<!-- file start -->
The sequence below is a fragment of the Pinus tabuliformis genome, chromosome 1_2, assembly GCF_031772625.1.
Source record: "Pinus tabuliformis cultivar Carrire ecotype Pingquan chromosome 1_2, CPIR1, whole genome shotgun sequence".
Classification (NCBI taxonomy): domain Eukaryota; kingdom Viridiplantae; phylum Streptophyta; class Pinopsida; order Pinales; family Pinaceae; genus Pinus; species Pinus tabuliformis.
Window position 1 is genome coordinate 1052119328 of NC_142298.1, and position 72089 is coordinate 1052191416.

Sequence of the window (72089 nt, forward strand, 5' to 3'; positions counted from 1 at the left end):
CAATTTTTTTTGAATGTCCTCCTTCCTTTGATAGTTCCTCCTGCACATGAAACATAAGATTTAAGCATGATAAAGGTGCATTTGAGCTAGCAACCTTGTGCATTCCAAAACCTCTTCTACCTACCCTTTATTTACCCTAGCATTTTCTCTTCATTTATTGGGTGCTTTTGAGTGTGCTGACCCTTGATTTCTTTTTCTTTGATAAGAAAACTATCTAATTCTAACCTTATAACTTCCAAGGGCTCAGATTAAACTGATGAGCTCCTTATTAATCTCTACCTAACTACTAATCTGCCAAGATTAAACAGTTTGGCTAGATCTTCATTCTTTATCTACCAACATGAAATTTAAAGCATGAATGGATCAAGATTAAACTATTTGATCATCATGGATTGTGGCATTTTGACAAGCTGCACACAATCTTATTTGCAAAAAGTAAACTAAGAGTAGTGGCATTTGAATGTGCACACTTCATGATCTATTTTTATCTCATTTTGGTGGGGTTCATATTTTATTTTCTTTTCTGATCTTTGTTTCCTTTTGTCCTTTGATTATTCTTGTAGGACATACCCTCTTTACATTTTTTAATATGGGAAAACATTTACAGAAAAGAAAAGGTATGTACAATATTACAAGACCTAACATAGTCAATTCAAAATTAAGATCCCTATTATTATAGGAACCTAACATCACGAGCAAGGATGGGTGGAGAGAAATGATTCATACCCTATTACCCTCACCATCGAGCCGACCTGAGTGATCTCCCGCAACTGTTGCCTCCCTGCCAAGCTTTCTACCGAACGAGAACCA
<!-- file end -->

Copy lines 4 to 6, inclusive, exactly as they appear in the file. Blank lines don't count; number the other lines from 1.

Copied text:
Window position 1 is genome coordinate 1052119328 of NC_142298.1, and position 72089 is coordinate 1052191416.

Sequence of the window (72089 nt, forward strand, 5' to 3'; positions counted from 1 at the left end):
CAATTTTTTTTGAATGTCCTCCTTCCTTTGATAGTTCCTCCTGCACATGAAACATAAGATTTAAGCATGATAAAGGTGCATTTGAGCTAGCAACCTTGTGCATTCCAAAACCTCTTCTACCTACCCTTTATTTACCCTAGCATTTTCTCTTCATTTATTGGGTGCTTTTGAGTGTGCTGACCCTTGATTTCTTTTTCTTTGATAAGAAAACTATCTAATTCTAACCTTATAACTTCCAAGGGCTCAGATTAAACTGATGAGCTCCTTATTAATCTCTACCTAACTACTAATCTGCCAAGATTAAACAGTTTGGCTAGATCTTCATTCTTTATCTACCAACATGAAATTTAAAGCATGAATGGATCAAGATTAAACTATTTGATCATCATGGATTGTGGCATTTTGACAAGCTGCACACAATCTTATTTGCAAAAAGTAAACTAAGAGTAGTGGCATTTGAATGTGCACACTTCATGATCTATTTTTATCTCATTTTGGTGGGGTTCATATTTTATTTTCTTTTCTGATCTTTGTTTCCTTTTGTCCTTTGATTATTCTTGTAGGACATACCCTCTTTACATTTTTTAATATGGGAAAACATTTACAGAAAAGAAAAGGTATGTACAATATTACAAGACCTAACATAGTCAATTCAAAATTAAGATCCCTATTATTATAGGAACCTAACATCACGAGCAAGGATGGGTGGAGAGAAATGATTCATACCCTATTACCCTCACCATCGAGCCGACCTGAGTGATCTCCCGCAACTGTTGCCTCCCTGCCAAGCTTTCTACCGAACGAGAACCA